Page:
Advocates: Look for human trafficking, child sex abuse in familiar places

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jim bronnert
Community leader Jim Bronnert speaks with (from left) Teresa Hinkle, Becky Yates, Shay Harger and Dare Spicer. (photo by Jordan Green)

In Season 1, Episode 2 of the legendary HBO series “The Wire,” a Baltimore port officer stumbles on a gruesome cargo: the bodies of more than a dozen young women from Eastern Europe in a shipping container that slipped past inspection thanks to a payoff from a shady smuggler to the stevedores’ union.

In reality, human trafficking — essentially any situation where someone is profiting from another person’s sex or keeping a person in a position of servitude — is typically far more banal than television and movies portray.

“We had one [victim] in the office a couple months ago [who] had no clue,” said Dare Spicer, executive director of Family Crisis Center of Randolph County. “Had sex for rent. Not being able to do anything but work in that facility and have her rent paid and not being able to do anything else — was trafficking. Had no clue.”

Spicer provided another example that doesn’t comport to the transnational-smuggling narrative: “A mother, for lack of a better word, pimping out her daughter. This is their work…. It’s not necessarily the truck full of undocumented folks or the people doing your nails on Saturday morning that we have been led to believe this is what human trafficking looks like. There’s a lot more to it.”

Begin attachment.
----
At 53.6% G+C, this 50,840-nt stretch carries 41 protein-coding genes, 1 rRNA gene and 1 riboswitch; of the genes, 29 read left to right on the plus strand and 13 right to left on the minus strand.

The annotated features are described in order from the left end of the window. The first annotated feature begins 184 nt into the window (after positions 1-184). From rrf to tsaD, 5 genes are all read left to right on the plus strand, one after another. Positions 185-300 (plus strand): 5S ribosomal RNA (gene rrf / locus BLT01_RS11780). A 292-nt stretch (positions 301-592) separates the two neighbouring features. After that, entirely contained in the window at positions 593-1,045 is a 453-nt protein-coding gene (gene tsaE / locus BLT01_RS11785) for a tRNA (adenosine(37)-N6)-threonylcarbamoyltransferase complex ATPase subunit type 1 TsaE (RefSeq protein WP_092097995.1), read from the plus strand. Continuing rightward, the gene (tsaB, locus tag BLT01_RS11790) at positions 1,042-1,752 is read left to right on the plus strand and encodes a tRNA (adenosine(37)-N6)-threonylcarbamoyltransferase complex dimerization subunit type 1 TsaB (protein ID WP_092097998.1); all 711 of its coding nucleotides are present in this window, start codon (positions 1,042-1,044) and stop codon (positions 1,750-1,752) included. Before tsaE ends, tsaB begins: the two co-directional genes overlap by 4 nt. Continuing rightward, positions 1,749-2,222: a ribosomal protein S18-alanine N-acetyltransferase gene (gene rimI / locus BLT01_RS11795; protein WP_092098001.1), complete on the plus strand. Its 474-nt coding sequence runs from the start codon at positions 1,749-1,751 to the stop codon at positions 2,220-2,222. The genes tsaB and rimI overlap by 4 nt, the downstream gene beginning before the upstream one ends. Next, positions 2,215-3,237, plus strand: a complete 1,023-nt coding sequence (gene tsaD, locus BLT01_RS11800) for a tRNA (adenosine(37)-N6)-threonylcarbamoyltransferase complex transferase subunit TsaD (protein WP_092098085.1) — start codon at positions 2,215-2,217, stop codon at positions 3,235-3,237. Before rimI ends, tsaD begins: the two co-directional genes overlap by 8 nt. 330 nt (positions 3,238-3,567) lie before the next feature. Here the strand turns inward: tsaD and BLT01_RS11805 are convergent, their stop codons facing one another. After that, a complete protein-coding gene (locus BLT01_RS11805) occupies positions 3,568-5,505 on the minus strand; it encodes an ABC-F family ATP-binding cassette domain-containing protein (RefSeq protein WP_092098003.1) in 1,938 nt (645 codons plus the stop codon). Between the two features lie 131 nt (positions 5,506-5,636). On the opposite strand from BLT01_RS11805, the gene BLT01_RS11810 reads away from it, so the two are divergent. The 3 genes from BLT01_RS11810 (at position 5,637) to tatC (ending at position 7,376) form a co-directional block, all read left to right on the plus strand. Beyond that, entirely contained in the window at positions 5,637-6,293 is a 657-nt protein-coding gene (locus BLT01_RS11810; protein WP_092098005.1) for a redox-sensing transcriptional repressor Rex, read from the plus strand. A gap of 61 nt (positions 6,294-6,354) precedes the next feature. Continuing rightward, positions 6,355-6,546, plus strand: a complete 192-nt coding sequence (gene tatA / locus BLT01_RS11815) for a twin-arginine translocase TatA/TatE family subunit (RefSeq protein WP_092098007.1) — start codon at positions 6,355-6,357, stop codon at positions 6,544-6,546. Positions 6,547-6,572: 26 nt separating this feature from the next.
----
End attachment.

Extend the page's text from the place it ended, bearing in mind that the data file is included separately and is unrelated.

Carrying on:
Spicer participated in a panel discussion on human trafficking, domestic violence and child sex abuse with three other area nonprofit service professionals at Oak View Recreation Center in High Point on Monday.

Human trafficking is not new — nor, for that matter, is domestic violence or child sex abuse — but Shay Harger, the director of victim services at Family Service of the Piedmont, observed that the offense is considered “kind of an emerging trend right now.”

Family Service of the Piedmont, which serves Guilford County, is adding a new position in October for a human-trafficking advocate, who will work in the field to assist victims.

Caring Services, a local agency that provides substance-abuse treatment to people who lack insurance, is similarly expanding to assist those who have been involved in domestic violence and sexual abuse. Caring Services will launch Healing and Exploring Trauma, a six-week pilot program for both victims and perpetrators, in August.

Teresa Hinkle, a social worker with Caring Services, said 40 to 60 percent of women who are in a relationship where substances are being used or abused are likely to have been victims of domestic violence.

“There’s also a little bit of a chicken-and-an-egg thing going on here,” she said. “A lot of times domestic violence will cause substance abuse, and a lot of times substance use leads to domestic violence…. You get on this pattern where you are being victimized, and then you’re using, and then you’re opening yourself up to more victimization.”

Domestic-violence fatalities disproportionately affect women of color, Harger said. Victims of human trafficking “tend to be marginalized young women” who are attracted to offers of companionship and nice things like jewelry and clothes, she said.